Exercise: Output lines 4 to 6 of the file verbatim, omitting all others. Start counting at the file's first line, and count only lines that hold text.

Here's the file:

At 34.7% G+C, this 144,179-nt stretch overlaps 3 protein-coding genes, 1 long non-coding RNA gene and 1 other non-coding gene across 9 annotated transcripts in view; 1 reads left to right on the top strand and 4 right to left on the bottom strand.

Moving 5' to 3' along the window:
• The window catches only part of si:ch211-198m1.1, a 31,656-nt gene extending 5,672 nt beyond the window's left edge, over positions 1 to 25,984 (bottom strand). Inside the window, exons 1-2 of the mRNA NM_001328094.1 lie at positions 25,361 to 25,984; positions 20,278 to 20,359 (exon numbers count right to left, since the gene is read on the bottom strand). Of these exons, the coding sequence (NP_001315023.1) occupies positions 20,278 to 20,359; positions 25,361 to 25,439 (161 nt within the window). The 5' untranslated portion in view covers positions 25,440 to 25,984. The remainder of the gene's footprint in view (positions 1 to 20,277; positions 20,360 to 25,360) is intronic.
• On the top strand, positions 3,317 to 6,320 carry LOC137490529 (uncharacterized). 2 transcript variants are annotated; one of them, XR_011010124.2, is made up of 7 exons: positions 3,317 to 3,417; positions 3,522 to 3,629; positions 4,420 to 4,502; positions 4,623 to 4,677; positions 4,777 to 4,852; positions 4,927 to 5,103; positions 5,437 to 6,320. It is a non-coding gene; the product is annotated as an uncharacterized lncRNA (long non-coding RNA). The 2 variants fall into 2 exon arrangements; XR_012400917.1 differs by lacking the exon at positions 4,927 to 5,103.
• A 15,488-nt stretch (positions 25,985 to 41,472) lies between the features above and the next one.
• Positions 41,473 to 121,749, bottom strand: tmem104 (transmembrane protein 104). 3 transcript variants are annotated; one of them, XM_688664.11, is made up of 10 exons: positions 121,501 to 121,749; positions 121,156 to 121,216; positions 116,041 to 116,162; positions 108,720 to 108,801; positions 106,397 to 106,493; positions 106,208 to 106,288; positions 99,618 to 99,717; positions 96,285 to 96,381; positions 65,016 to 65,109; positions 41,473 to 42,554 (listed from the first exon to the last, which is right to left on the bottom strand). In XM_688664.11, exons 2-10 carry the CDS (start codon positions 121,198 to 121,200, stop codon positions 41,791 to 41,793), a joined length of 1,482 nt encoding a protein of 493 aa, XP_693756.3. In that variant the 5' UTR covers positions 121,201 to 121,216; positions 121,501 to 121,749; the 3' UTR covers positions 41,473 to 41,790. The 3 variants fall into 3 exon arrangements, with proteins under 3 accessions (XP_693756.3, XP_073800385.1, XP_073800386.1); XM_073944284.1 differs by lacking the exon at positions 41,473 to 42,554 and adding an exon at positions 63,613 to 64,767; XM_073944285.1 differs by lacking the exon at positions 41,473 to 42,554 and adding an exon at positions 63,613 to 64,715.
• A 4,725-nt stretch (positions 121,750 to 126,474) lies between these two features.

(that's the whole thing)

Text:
• On the top strand, positions 3,317 to 6,320 carry LOC137490529 (uncharacterized). 2 transcript variants are annotated; one of them, XR_011010124.2, is made up of 7 exons: positions 3,317 to 3,417; positions 3,522 to 3,629; positions 4,420 to 4,502; positions 4,623 to 4,677; positions 4,777 to 4,852; positions 4,927 to 5,103; positions 5,437 to 6,320. It is a non-coding gene; the product is annotated as an uncharacterized lncRNA (long non-coding RNA). The 2 variants fall into 2 exon arrangements; XR_012400917.1 differs by lacking the exon at positions 4,927 to 5,103.
• A 15,488-nt stretch (positions 25,985 to 41,472) lies between the features above and the next one.
• Positions 41,473 to 121,749, bottom strand: tmem104 (transmembrane protein 104). 3 transcript variants are annotated; one of them, XM_688664.11, is made up of 10 exons: positions 121,501 to 121,749; positions 121,156 to 121,216; positions 116,041 to 116,162; positions 108,720 to 108,801; positions 106,397 to 106,493; positions 106,208 to 106,288; positions 99,618 to 99,717; positions 96,285 to 96,381; positions 65,016 to 65,109; positions 41,473 to 42,554 (listed from the first exon to the last, which is right to left on the bottom strand). In XM_688664.11, exons 2-10 carry the CDS (start codon positions 121,198 to 121,200, stop codon positions 41,791 to 41,793), a joined length of 1,482 nt encoding a protein of 493 aa, XP_693756.3. In that variant the 5' UTR covers positions 121,201 to 121,216; positions 121,501 to 121,749; the 3' UTR covers positions 41,473 to 41,790. The 3 variants fall into 3 exon arrangements, with proteins under 3 accessions (XP_693756.3, XP_073800385.1, XP_073800386.1); XM_073944284.1 differs by lacking the exon at positions 41,473 to 42,554 and adding an exon at positions 63,613 to 64,767; XM_073944285.1 differs by lacking the exon at positions 41,473 to 42,554 and adding an exon at positions 63,613 to 64,715.